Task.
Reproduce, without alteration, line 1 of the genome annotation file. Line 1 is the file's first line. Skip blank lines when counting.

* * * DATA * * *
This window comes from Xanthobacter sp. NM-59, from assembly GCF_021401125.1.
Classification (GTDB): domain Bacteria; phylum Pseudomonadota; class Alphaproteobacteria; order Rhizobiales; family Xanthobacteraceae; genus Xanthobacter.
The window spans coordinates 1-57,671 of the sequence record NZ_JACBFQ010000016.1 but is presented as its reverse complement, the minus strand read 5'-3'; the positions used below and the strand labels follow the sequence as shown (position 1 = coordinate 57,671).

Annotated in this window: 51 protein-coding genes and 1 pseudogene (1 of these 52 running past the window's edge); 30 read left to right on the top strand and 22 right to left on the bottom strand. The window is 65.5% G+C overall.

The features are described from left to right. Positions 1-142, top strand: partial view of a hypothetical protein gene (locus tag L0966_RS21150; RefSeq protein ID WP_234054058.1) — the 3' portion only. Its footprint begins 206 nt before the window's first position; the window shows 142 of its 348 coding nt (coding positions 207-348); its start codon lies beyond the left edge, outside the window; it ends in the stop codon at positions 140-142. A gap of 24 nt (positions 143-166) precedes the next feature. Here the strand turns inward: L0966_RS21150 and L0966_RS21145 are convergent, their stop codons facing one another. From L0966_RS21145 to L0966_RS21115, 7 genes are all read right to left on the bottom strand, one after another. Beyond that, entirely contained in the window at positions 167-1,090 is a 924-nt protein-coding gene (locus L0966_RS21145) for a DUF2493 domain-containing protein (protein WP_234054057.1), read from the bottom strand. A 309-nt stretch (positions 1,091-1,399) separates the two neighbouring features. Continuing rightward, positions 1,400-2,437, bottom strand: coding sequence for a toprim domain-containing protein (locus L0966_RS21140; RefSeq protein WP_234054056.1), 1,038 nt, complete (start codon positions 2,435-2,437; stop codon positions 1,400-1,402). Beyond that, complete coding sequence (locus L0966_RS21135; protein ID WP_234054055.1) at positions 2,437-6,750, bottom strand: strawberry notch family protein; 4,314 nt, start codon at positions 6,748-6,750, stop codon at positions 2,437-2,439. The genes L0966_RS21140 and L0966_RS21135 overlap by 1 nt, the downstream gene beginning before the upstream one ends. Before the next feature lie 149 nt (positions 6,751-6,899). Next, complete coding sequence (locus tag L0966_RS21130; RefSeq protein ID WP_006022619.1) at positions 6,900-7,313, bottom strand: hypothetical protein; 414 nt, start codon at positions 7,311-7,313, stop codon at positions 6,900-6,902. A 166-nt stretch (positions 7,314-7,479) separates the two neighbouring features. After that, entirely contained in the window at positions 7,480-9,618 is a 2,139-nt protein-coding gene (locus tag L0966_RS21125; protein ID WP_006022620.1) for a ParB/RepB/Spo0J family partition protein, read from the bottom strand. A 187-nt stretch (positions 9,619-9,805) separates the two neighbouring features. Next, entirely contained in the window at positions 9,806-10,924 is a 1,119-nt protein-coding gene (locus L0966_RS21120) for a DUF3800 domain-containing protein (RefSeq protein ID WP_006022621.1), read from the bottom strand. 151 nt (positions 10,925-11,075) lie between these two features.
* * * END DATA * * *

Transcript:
This window comes from Xanthobacter sp. NM-59, from assembly GCF_021401125.1.